– Byron Buxton walked through the Twins clubhouse Saturday with ice tightly wrapped around his left hand and wrist. He sat down at a video screen and began studying for that night’s matchup with Royals rookie righthander Jakob Junis.

Buxton’s hand might still be sore almost 10 days after he injured it while swinging a bat, in other words, but as far as he is concerned, nothing has changed about his job.

“It’s a little tough swinging a bat, but that’s just something I have to deal with,” he said. “I just want to help the team any way I can.”

Twins medical personnel have examined Buxton’s hand more than once, and the diagnosis hasn’t changed: His hamate bone is intact, the issue is nothing more than a bruise, and he is not making it worse by playing.

“It’s going to be an ongoing issue,” manager Paul Molitor said. “He wants to [continue to play], and I think it’s the right thing, to keep running him out there until we find out that something’s gone in the wrong direction in terms of worsening an injury. But we’re pretty assured that’s not the case — he’s just dealing with discomfort.”

The discomfort has hampered his swing, and Molitor fears that it made him tentative at the plate; Buxton was called out on strikes three times Friday, and he went hitless in 21 consecutive at-bats on this road trip until a fourth-inning single off Junis on Saturday. He followed that in the sixth inning with a home run, his 14th of the season.

“We saw him take a couple pitches, especially with two strikes, that was a little uncharacteristic [compared] to how he’s been playing over the past couple of months,” Molitor said. “But I still see his value in putting him out there on the defensive side.”

Buxton ran headlong into the center field wall to catch a Melky Cabrera drive Friday, saving a run. Buxton shook off the collision, but Molitor admitted that “we all cringe when he goes after certain balls.”

It’s part of the job, however. “I would say he’s more reckless, which is kind of what the position requires,” Molitor said. “You’re not going to be top shelf unless you have a little bit of that fearlessness about how you play the position.”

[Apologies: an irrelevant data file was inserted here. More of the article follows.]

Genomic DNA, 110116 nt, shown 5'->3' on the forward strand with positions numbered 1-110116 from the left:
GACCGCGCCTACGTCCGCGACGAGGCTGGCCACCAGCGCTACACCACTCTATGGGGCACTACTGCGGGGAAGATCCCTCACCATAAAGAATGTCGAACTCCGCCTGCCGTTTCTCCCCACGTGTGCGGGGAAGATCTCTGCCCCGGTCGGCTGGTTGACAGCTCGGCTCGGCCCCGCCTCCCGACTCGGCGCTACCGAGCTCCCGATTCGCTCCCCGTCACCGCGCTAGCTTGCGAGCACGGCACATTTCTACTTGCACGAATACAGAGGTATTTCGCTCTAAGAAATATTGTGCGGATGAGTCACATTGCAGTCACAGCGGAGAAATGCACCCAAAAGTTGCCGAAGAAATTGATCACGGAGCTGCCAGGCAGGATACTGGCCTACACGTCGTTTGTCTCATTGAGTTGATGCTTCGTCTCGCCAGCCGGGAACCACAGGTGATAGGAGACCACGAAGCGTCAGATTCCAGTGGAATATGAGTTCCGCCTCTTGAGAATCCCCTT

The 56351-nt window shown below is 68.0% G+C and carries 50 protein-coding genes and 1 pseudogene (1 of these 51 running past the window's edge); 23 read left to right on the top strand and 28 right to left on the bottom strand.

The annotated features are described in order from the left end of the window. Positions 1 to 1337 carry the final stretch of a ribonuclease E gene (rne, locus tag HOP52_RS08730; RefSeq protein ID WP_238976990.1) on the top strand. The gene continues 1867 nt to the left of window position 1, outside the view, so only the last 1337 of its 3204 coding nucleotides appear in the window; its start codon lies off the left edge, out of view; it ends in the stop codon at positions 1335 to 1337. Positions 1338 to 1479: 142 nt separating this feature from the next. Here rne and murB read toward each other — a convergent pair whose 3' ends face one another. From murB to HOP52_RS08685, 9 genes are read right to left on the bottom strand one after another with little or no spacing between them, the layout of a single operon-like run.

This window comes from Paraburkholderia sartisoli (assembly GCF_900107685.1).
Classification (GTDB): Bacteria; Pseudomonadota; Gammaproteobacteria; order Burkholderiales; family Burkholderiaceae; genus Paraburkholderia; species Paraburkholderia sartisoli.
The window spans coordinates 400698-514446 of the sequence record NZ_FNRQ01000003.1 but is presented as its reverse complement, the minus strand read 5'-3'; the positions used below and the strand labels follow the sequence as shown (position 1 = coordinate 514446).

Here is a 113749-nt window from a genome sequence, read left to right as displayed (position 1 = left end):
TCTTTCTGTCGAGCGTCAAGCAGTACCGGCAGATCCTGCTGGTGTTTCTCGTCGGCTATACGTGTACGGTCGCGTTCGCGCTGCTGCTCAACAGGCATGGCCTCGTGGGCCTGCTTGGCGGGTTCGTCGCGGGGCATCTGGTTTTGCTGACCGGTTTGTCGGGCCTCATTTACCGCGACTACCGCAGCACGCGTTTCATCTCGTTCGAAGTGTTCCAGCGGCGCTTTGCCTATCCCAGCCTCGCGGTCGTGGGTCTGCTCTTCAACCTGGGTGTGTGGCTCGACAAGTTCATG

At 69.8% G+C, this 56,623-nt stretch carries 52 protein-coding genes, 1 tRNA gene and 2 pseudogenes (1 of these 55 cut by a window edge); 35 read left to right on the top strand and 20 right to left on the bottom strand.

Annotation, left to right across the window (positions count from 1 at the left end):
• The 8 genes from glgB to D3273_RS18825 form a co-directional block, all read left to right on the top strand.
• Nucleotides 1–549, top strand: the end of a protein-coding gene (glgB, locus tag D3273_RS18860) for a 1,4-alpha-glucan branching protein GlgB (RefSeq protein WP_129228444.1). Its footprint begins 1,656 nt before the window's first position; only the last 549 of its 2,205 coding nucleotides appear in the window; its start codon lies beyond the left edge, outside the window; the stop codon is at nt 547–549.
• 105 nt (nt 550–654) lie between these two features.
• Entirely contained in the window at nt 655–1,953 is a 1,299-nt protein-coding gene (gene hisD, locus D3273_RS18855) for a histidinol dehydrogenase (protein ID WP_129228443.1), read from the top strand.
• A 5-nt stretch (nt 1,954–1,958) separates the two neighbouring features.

Sano improves

Miguel Sano had “a good day” at Target Field on Saturday, Molitor said, hitting on the field for the first time since fouling a ball off his shin three weeks ago.

“He’s getting closer, little by little,” Molitor said. “He took some grounders, too. He backed off running today, but … the swinging went really well, as far as hitting 60-mile-per-hour batting practice pitches.”

Molitor conceded the Twins aren’t sure how to work Sano back once he is healthy, since minor league playoffs will be over soon. Fall instructional league is a possibility, but that doesn’t start until Sept. 17 — and that’s if Florida complexes aren’t too damaged by hurricanes.

“It’s going to be a little interesting to see how it goes. The timing will be a little bit tricky, [due to] the fact that we’re not going to be able to get him any at-bats,” Molitor said.

Sano will also probably be limited to designated hitter at first.


• Lefthander Adalberto Mejia, on the disabled list since Aug. 9 because of a left arm strain, gave up one hit over five shutout innings, throwing 73 pitches in Class AA Chattanooga’s playoff game with Montgomery on Saturday night. The rookie figures to return to the Twins rotation on Thursday at home against Toronto. Chattanooga lost 2-0, forcing a decisive Game 5 Sunday; the winner will be declared Southern League co-champion.

• Rookie-level Elizabethton captured its first Appalachian League championship since 2012 on Friday, beating Pulaski 8-7 to win the best-of-three finals. It’s the Twins’ 11th Appy League title in their 44-year affiliation.